Typically, this requirement is fulfilled by vast networks of safety functions signalling relay modules pre-configured with specific thresholds and time delays, which, when combined with programmable logic controllers (PLCs), allows for the intelligent stopping of automation. The complexity of the safety electronics creates a significant cost, not just as an initial investment but also for the ongoing maintenance too; a typical distribution centre might require hundreds of safety modules with differing configurations to correctly relay the required safety functions signals.
For modern automation designers and production engineers alike, there is a real need for solutions which can simplify designs and maintenance tasks and reduce costs.
The universal solution
At present, many unique safety module designs are required to meet the demands of modern automations and robotics. This creates a significant time and financial cost, and it is here where innovative universal solutions can look to streamline the associated hardware.
As a manufacturer of solutions for the entire safety chain, Schneider Electric understands the need for the simplification of modern automation design and maintenance. Building off their previous Preventa lineup, the new Harmony XPS range consists of 50% fewer modules than before, with just two supply variants (24 VDC/AC and 48 to 240 VAC/DC). Despite the reduced number of models, Harmony XPS covers the same wide range of safety function applications as the Preventa lineup.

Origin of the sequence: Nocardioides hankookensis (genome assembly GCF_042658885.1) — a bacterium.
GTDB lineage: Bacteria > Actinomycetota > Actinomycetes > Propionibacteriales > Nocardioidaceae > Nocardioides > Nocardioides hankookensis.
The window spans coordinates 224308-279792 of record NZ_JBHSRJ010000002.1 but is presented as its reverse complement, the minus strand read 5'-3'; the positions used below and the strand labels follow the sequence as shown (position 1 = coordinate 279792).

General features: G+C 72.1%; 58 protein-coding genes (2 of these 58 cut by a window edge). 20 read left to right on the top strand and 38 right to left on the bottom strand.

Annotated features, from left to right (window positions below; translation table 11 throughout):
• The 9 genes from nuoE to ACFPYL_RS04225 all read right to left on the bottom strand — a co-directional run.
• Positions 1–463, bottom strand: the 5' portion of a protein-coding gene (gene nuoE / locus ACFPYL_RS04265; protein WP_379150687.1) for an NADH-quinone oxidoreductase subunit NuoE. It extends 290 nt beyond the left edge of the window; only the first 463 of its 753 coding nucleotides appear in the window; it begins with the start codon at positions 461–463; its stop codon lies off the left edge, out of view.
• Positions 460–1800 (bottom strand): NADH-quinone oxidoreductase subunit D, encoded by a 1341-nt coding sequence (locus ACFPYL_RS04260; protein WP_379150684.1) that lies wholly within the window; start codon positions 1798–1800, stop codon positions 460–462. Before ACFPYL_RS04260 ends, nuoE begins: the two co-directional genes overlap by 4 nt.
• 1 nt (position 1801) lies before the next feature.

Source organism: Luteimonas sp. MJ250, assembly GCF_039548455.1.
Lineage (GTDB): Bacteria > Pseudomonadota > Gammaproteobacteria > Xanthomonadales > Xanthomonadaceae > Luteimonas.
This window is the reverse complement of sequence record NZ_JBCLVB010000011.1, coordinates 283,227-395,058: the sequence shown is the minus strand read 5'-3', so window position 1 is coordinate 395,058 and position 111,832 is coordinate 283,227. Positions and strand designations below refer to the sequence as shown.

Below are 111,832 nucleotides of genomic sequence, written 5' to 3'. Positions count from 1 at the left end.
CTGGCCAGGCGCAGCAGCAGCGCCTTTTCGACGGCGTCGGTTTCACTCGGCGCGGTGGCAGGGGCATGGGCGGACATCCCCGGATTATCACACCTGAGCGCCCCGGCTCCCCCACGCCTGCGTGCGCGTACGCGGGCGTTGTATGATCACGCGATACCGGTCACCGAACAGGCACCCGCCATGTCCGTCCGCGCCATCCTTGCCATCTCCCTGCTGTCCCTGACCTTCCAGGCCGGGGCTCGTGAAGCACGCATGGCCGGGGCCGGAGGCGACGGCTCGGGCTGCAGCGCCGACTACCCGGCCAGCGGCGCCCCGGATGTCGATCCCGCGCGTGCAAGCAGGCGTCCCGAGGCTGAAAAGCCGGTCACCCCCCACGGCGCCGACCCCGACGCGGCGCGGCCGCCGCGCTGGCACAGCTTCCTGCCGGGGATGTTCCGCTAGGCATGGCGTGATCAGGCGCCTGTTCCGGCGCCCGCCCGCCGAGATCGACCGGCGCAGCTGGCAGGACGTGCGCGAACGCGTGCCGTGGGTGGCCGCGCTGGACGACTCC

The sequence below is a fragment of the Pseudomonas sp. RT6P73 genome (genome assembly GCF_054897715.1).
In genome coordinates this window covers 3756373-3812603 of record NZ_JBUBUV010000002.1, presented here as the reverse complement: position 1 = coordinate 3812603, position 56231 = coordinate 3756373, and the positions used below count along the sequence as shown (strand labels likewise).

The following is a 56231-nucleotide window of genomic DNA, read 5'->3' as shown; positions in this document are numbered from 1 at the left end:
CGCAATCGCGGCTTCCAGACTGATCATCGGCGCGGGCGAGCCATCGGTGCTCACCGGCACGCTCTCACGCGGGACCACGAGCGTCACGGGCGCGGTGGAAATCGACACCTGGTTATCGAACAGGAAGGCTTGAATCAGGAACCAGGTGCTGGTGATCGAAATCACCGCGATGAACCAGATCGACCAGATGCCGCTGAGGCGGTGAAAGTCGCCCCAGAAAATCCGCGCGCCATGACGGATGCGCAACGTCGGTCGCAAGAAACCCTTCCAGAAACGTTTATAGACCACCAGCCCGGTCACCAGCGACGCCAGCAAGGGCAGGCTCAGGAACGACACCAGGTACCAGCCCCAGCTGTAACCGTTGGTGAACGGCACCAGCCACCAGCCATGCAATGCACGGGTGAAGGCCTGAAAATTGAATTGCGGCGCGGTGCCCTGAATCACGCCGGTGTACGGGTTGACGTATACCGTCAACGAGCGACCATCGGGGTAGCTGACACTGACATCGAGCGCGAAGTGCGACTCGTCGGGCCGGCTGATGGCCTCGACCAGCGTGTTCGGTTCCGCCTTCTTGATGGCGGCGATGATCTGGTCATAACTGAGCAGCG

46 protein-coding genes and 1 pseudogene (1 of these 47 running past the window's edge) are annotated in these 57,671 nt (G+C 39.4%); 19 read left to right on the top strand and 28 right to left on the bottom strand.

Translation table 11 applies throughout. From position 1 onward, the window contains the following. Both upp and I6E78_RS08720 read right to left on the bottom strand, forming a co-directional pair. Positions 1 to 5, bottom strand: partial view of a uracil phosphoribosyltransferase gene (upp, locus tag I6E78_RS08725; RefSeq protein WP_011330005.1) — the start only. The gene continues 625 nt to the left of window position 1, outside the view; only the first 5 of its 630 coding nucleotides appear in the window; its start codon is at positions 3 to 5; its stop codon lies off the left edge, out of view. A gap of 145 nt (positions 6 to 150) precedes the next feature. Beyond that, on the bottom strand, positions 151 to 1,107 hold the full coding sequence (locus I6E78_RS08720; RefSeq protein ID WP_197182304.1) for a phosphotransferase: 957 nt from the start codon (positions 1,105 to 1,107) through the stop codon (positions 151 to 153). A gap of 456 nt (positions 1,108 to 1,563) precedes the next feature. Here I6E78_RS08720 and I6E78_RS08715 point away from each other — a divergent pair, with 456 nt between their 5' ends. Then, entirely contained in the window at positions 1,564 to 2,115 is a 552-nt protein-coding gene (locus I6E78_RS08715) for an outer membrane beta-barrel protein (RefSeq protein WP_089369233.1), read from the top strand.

Harmony XPS universal functionality
Conventional safety relays are designed to meet the demands of a single safety-function application. For automation design engineers, this can be limiting and escalate system costs. For maintenance teams, it is extremely cumbersome to manage throughout the machine lifecycle, with teams needing to stock countless modules to ensure parts are covered in the event of failure. Resolving this fundamental issue, the Harmony XPS Universal safety modules (Figure 3) are configurable via a function selector dial on the front panel. This allows a single module to address a range of safety function applications.
Figure 3: The 22.5mm-wide XPSUAF and the 45mm-wide XPSUAT modules, both featuring a front panel function selector. (Source Schneider Electric)
The XPS Universal modules feature up to six safety function applications. This allows for support of safety functions ranging from monitoring electro-sensitive protective equipment, including Type 4 light curtains, to monitoring electrical or magnetic switched guarding per ISO 14119/14120. Using Harmony XPS Universal parts drastically reduces the number of unique modules that must be stocked, which lowers costs and removes complexity from a maintenance team’s workload.
Advanced diagnostics and time delay
Helping to simplify both machine maintenance and operation, Harmony XPS Universal delivers additional intelligence, supporting error diagnostics without additional fieldbus wiring. The smart auxiliary solid-state output provides any PLC with a digital input, with separate pulse patterns for status and diagnostics information, supporting 40 unique messages. The diagnostics messages can then be displayed on a compatible human-machine interface (HMI), enabling greater insight into a machine’s status and aiding root-cause analysis, thereby reducing investigation times and operational costs.